Darlings, we don’t think this is going to work

Criminy, two separate Wisconsin State Journal editorials in one week! Two editorials about rigged voting districts first on Sunday and then on Wednesday (paywall, believe it or not).

A sensible argument

The State Journal has rarely if ever shown such determination on an issue, so it’s especially nice that this time they’re on the right side of it. We’ve been delighted from the start. They have now made this same, sensible and popular argument in 6 or 7 recent editorials. (We’re losing count! It’s an editorial barrage!)

However…

But the thing is, we just don’t think sensible arguments are gonna work here. Sure, the Iowa model of redistricting by independent, technocratic, non-partisan methods would surely be better for the public. It would produce more competitive elections. We’d probably get more representative, uh, “representatives“. Better governance! Better democracy! It would even save money.

But is that what our current crop of elected officials want? Not really. In fact, not at all.

Does Assembly Leader Robin Voss (R-Rochester) want greater difficulty getting himself elected, and re-elected? Does Senate Leader Scott Fitzgerald want more and better opposition in Senate campaigns? No, of course not. That was the whole point of rigging the voting districts.

  • That’s also why they went straight to work implementing new, shall we say, “Southern style”, voting restrictions. The wrong citizens were getting to the polls.
  • That’s why they took a straight razor to the public sector unions.
  • That’s why they’re proposing higher limits for wealthy campaign contributors and less public information about who’s giving.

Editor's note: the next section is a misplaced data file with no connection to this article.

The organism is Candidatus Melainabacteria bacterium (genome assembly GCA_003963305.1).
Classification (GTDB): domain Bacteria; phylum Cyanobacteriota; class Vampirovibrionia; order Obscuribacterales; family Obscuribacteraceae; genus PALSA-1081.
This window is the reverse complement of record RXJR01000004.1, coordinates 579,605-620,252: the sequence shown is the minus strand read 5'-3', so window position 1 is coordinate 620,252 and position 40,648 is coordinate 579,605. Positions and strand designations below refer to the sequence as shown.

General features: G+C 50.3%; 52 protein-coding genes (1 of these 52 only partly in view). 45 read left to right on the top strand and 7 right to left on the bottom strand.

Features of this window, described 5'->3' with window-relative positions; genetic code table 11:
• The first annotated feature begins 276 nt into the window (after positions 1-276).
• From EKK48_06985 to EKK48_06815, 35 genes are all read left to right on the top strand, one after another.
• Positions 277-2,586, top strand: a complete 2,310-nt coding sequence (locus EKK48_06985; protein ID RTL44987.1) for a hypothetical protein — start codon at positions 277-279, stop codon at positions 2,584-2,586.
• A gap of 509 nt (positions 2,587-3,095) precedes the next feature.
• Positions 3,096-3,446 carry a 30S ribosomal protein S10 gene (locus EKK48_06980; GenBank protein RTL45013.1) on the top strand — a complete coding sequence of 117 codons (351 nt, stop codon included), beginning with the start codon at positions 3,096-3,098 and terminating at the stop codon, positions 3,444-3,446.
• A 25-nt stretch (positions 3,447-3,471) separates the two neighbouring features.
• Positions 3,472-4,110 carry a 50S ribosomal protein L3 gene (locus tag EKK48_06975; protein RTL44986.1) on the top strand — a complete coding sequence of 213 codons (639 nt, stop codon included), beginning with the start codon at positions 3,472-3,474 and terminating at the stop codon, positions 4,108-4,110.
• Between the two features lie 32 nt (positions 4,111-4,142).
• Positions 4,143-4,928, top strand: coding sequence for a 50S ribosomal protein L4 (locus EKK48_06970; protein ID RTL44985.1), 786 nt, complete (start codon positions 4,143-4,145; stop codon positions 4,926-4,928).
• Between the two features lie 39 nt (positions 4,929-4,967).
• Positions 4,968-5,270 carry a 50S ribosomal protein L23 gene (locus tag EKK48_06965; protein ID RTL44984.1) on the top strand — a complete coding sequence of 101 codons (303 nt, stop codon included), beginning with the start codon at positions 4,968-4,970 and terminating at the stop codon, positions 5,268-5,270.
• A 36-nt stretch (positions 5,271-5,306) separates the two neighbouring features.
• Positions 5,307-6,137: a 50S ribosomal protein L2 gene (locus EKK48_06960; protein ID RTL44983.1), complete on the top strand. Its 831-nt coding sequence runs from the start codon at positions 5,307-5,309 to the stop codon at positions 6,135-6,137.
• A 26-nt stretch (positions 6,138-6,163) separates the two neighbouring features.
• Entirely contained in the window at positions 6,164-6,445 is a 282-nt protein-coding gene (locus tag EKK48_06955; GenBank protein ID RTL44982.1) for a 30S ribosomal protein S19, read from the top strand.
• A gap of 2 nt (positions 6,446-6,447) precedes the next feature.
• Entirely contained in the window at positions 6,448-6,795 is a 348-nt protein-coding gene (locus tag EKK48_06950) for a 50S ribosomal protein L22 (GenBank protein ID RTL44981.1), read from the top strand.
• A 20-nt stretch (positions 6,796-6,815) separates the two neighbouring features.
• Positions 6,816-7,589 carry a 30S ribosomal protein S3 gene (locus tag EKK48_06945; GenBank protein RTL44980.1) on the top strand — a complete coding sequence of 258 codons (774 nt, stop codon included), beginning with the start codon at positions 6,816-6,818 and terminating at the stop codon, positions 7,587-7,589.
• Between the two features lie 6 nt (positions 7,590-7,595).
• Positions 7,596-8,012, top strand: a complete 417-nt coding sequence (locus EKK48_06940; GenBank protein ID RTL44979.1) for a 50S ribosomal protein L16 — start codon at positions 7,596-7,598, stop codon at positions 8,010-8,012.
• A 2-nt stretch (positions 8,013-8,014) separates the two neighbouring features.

In short it is very, very clear that Wisconsin Republicans are helping themselves, at the expense of the voting public. They clearly thought about it, and then acted. Quite decisively.

Now the State Journal hasn’t opposed most of these anti-citizen, anti-voter initiatives, but it’s great to see them oppose at least one of them (the rigged voting districts). Good luck to you, State Journal, and to all of us. We love these little flashes of idealism on your editorial page.

But darlings, we really doubt that well-intentioned pleading is going to work.


The Wisconsin State Journal editorial drinkin’ game

Jameson WhiskeyOver at our place, we play a particular drinkin’ game by reading a Wisconsin State Journal editorial. Sometimes it goes nowhere. But other times, the editorial board will sort of criticize their beloved Republicans, and then the game is on. Will there be a matching swipe at Democrats? Are ya kidding? As soon as we find the matching swipe (and we will, it’s never not there) it’s time for everyone to shout, “Booyah Casserole!” and down a shot of Jameson.

Here’s an example. It’s actually a mostly good editorial — Partisan maps share blame for shutdown.  True enough. Gerrymandered voting districts really do help to explain why the GOP has gotten increasingly out of touch with the broad range of voters.

But then the editorialists can’t help themselves. In order to “balance” a criticism of their beloved GOP, they need an equal-and-also jab at Democrats, or in this case, “progressives”:

Fixing the process in Wisconsin won’t magically tame the tea party in Washington or turn progressives into pragmatists.

Bingo, there it is. Everybody take a drink.

Of course, in reality, we have no idea what makes progressives un-pragmatic. Who are they talking about? What are they talking about? They don’t explain. It’s just a quick insult, which always needs to be done. For faux balance? Is it an obsessive-compulsive symptom? Dunno, but it’s the reliable basis of the WSJ Editorial Drinking Game!

We should leave it at that, but we’ve got a couple of minutes to burn, so let’s get serious. The State Journal’s idea that progressives need to be more “pragmatic” has, let’s say, no particular basis. If they can defend the idea, we’d love to hear it. Thus far we believe it to be just an insult without basis.